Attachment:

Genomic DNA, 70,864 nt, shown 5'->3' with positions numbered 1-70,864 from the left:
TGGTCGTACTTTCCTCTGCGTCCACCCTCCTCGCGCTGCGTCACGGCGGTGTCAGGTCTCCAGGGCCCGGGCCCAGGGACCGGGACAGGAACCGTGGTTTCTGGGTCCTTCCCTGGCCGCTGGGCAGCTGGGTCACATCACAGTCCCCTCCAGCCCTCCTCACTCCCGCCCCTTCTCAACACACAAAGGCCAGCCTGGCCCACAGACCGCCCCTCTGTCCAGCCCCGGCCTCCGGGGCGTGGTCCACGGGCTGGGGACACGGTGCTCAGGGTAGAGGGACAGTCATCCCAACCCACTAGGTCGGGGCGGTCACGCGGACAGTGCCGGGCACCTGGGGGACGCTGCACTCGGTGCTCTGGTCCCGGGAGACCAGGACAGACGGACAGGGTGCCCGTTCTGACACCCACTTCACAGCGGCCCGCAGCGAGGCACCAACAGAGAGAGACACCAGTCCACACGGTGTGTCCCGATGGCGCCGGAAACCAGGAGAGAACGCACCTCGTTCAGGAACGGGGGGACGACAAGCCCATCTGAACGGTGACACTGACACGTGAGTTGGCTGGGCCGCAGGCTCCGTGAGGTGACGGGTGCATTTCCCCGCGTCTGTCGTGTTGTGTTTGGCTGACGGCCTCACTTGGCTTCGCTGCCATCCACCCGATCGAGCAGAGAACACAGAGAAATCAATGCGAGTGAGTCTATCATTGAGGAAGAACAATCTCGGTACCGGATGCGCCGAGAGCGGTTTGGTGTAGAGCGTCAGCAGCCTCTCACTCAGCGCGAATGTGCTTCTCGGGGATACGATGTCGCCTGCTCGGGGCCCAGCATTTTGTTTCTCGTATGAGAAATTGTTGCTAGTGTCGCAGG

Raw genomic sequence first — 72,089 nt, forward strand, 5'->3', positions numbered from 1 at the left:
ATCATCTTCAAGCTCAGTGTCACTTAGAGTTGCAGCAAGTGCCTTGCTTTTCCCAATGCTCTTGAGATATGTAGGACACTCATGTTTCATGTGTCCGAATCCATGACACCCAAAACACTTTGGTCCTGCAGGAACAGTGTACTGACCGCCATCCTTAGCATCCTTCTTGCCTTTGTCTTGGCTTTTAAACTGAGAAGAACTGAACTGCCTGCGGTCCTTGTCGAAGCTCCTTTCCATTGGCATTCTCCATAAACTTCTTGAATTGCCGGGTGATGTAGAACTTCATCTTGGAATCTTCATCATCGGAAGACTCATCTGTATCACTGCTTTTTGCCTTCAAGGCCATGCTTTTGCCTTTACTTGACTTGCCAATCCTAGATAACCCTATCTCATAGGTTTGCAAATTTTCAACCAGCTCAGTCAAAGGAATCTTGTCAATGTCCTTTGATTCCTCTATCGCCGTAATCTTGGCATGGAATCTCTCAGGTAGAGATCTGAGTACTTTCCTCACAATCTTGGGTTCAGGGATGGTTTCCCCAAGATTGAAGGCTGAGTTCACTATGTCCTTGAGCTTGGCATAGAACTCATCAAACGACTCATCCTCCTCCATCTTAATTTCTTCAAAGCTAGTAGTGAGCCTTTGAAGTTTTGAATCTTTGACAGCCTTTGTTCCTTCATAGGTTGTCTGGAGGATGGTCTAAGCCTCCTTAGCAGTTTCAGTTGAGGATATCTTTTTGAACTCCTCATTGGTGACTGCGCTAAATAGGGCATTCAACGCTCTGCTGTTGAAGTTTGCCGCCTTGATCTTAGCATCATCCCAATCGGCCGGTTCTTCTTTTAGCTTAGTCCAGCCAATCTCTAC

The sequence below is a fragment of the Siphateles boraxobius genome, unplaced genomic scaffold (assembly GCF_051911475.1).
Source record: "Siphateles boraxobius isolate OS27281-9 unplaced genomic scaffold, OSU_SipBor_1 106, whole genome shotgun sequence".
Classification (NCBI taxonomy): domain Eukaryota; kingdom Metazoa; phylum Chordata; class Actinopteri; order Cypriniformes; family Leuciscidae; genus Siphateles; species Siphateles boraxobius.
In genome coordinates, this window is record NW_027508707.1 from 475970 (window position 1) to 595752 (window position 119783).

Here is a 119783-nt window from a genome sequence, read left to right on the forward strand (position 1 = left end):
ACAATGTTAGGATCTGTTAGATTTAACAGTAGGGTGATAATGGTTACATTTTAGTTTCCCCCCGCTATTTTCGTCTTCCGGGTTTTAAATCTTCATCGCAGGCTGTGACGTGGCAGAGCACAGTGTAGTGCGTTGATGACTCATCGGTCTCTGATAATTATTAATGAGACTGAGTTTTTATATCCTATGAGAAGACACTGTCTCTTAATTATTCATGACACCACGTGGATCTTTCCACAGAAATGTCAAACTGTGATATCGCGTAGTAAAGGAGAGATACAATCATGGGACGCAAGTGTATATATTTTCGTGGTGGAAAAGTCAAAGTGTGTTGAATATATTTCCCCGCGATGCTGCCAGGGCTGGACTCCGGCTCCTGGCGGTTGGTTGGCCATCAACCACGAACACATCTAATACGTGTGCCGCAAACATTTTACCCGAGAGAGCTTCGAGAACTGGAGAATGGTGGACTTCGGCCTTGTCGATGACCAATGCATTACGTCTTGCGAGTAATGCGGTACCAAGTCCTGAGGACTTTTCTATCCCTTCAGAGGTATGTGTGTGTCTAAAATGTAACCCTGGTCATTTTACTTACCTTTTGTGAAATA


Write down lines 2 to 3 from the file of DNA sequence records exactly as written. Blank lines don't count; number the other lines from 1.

TGGTCGTACTTTCCTCTGCGTCCACCCTCCTCGCGCTGCGTCACGGCGGTGTCAGGTCTCCAGGGCCCGGGCCCAGGGACCGGGACAGGAACCGTGGTTTCTGGGTCCTTCCCTGGCCGCTGGGCAGCTGGGTCACATCACAGTCCCCTCCAGCCCTCCTCACTCCCGCCCCTTCTCAACACACAAAGGCCAGCCTGGCCCACAGACCGCCCCTCTGTCCAGCCCCGGCCTCCGGGGCGTGGTCCACGGGCTGGGGACACGGTGCTCAGGGTAGAGGGACAGTCATCCCAACCCACTAGGTCGGGGCGGTCACGCGGACAGTGCCGGGCACCTGGGGGACGCTGCACTCGGTGCTCTGGTCCCGGGAGACCAGGACAGACGGACAGGGTGCCCGTTCTGACACCCACTTCACAGCGGCCCGCAGCGAGGCACCAACAGAGAGAGACACCAGTCCACACGGTGTGTCCCGATGGCGCCGGAAACCAGGAGAGAACGCACCTCGTTCAGGAACGGGGGGACGACAAGCCCATCTGAACGGTGACACTGACACGTGAGTTGGCTGGGCCGCAGGCTCCGTGAGGTGACGGGTGCATTTCCCCGCGTCTGTCGTGTTGTGTTTGGCTGACGGCCTCACTTGGCTTCGCTGCCATCCACCCGATCGAGCAGAGAACACAGAGAAATCAATGCGAGTGAGTCTATCATTGAGGAAGAACAATCTCGGTACCGGATGCGCCGAGAGCGGTTTGGTGTAGAGCGTCAGCAGCCTCTCACTCAGCGCGAATGTGCTTCTCGGGGATACGATGTCGCCTGCTCGGGGCCCAGCATTTTGTTTCTCGTATGAGAAATTGTTGCTAGTGTCGCAGG

Raw genomic sequence first — 72,089 nt, forward strand, 5'->3', positions numbered from 1 at the left: